People who knew they were going to be eating a calorie-laden dessert either consciously or subconsciously compensated for it by making healthier decisions for the rest of their meal. Photographer: Ruth Black/TNS
At last, a study I think we can all get behind.
Usually, when I write about scientific studies, the news tends to be pretty atrocious: Eating one cookie will kill you. The chemical found in nature that helps plants grow will wipe out all of humanity by 2021. French fries are fine, but a serving should be no more than six fries (that was a real suggestion made by a real Harvard professor, which says more about Harvard than it does about fried potatoes).
Writing in the Journal of Experimental Psychology: Applied, four psychiatrists published the results of a study called “If I Indulge First, I Will Eat Less Overall: The Unexpected Interaction Effect of Indulgence and Presentation Order on Consumption.”
The key word of the title is “unexpected.”
Boiled down to its most basic idea, the study suggests that if you know you are going to have a fattening dessert, you are more likely to eat fewer calories for the entire meal — including the fattening dessert.
The three Mexican authors and one American author concentrated specifically on cafeterias.
The questions they asked were whether it makes a difference in the calories people consumed if desserts were placed first on a cafeteria line, rather than last, and also whether it made a difference that the desserts were high or low in calories.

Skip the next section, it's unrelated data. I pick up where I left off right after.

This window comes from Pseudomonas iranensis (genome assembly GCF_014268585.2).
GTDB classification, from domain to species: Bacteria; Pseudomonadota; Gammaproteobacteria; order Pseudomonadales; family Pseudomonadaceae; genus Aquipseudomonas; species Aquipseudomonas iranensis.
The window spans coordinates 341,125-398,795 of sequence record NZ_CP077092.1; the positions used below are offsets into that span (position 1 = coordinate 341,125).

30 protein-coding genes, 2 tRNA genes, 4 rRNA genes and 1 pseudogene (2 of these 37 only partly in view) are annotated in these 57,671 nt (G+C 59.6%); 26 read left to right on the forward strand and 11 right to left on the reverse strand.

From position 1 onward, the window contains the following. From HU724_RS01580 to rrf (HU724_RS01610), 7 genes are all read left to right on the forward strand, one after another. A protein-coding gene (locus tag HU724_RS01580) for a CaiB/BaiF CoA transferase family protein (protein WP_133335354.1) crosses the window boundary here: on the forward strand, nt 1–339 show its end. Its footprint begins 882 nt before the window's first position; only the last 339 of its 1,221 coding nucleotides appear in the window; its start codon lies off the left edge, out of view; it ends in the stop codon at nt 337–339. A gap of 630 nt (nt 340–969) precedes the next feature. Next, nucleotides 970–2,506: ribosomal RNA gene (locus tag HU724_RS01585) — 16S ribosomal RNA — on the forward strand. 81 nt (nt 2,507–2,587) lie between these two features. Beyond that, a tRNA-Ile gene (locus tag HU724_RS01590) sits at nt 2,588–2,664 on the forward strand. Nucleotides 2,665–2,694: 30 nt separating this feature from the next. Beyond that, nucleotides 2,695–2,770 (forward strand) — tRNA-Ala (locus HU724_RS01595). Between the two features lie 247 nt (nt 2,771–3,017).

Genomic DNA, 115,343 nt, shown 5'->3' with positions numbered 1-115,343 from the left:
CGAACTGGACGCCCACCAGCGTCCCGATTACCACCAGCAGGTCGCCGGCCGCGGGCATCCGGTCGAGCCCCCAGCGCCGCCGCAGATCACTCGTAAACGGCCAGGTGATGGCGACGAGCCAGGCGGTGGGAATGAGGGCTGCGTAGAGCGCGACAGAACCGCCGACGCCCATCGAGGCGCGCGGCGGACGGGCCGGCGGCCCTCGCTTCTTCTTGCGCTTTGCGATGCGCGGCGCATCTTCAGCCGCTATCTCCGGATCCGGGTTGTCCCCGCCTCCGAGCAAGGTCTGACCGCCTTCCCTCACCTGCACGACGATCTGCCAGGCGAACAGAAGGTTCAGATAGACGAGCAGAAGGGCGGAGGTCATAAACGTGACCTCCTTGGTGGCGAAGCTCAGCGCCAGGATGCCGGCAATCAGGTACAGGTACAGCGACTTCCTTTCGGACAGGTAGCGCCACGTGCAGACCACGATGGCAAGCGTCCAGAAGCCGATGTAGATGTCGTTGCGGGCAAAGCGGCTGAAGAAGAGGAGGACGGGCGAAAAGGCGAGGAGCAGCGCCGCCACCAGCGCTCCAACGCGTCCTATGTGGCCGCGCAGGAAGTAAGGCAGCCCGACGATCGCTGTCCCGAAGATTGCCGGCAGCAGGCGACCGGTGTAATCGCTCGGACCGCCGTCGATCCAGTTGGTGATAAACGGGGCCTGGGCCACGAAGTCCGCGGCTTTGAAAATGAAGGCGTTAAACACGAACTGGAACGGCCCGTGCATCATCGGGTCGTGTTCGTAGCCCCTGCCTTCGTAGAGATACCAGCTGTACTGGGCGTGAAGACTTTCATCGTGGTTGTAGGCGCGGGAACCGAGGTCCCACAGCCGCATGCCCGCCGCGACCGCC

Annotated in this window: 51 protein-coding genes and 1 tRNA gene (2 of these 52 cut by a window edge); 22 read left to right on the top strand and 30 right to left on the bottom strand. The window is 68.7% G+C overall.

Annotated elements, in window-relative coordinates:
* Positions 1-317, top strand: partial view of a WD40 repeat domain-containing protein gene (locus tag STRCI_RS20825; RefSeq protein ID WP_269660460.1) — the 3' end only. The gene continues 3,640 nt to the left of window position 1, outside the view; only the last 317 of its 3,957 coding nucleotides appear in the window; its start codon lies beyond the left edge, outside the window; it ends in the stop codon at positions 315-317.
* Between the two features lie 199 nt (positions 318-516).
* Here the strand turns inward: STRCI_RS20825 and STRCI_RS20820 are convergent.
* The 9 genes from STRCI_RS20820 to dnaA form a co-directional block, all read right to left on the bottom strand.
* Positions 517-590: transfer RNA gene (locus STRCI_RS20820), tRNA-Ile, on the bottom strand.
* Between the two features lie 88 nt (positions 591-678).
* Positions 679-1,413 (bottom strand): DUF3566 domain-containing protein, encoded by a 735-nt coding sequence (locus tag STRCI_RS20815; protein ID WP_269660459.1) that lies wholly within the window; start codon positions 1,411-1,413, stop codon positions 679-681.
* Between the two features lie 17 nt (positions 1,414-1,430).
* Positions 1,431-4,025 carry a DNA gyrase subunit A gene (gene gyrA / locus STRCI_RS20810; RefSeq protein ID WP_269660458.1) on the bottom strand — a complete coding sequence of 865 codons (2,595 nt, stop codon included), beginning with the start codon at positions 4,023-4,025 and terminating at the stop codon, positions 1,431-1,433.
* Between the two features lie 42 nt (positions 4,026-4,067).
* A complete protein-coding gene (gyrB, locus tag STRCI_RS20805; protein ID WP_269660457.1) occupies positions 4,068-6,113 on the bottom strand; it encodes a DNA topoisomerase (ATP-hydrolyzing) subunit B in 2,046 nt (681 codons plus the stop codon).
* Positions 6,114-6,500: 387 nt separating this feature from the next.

The researchers conducted the experiments over four days at the cafeteria of a business school in Monterrey, Mexico. The fact that it was an academic setting may potentially skew the results, somewhat, because the participants may know more about nutrition than other people and also may be more accustomed to thinking about the consequences of their actions.
Still, the researchers placed either healthful fresh fruit (79 calories) or unhealthful lemon cheesecake (189 calories) at the beginning or the end of the cafeteria line, one day for each possibility. The rest of the cafeteria offerings could be either healthful, such as grilled chicken fajitas and a side salad, or unhealthful, such as fried fish and French fries.
One hundred thirty-four diners were watched as they went through the line. What they eventually left unfinished on their trays was also observed, as a way of calculating the calories they consumed in that meal.
What the researchers found was that people who picked the lemon cheesecake at the front of the line, on average, consumed a surprising 30 per cent fewer calories overall than those who picked the fruit first.
In addition, the people who picked the cheesecake at the front of the line were twice as likely to choose the healthier choice for the entree than those who chose cheesecake at the end of the line.
In other words, people who knew they were going to be eating a calorie-laden dessert either consciously or subconsciously compensated for it by making healthier decisions for the rest of their meal.
The researchers also expanded their study to three online experiments. The final one of these asked half of its participants to memorize a two-digit number before ordering from a food delivery website, and the other half to memorize a seven-digit number.
Trying to remember the seven-digit number was more stressful, and those who were given that number were more likely to choose high-calorie main and side dishes after first picking a high-calorie dessert.
What we can learn from this study, in the broadest possible (and not necessarily scientific) terms, is that it is OK to choose an indulgent dessert first, because you’ll probably then pick more healthful main and side dishes.
Unless you’re stressed. If you’re stressed, go ahead and grab a fattening dessert. You’ll need it because, you know, you’re stressed.
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